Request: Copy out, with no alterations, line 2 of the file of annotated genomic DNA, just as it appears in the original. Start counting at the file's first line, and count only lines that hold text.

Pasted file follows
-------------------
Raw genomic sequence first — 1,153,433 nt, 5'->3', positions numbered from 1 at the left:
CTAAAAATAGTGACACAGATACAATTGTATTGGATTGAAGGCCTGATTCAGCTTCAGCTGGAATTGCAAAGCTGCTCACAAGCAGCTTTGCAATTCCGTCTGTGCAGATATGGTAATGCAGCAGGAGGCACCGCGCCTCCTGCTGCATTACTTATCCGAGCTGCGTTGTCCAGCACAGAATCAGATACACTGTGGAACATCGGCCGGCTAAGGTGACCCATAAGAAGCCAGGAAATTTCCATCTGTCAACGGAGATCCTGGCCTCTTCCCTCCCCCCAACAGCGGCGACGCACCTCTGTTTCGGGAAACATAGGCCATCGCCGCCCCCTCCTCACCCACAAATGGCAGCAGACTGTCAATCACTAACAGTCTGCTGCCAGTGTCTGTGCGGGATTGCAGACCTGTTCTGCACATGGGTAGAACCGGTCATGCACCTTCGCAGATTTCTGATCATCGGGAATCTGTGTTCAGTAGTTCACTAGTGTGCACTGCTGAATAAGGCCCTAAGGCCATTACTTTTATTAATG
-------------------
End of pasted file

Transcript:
CTAAAAATAGTGACACAGATACAATTGTATTGGATTGAAGGCCTGATTCAGCTTCAGCTGGAATTGCAAAGCTGCTCACAAGCAGCTTTGCAATTCCGTCTGTGCAGATATGGTAATGCAGCAGGAGGCACCGCGCCTCCTGCTGCATTACTTATCCGAGCTGCGTTGTCCAGCACAGAATCAGATACACTGTGGAACATCGGCCGGCTAAGGTGACCCATAAGAAGCCAGGAAATTTCCATCTGTCAACGGAGATCCTGGCCTCTTCCCTCCCCCCAACAGCGGCGACGCACCTCTGTTTCGGGAAACATAGGCCATCGCCGCCCCCTCCTCACCCACAAATGGCAGCAGACTGTCAATCACTAACAGTCTGCTGCCAGTGTCTGTGCGGGATTGCAGACCTGTTCTGCACATGGGTAGAACCGGTCATGCACCTTCGCAGATTTCTGATCATCGGGAATCTGTGTTCAGTAGTTCACTAGTGTGCACTGCTGAATAAGGCCCTAAGGCCATTACTTTTATTAATG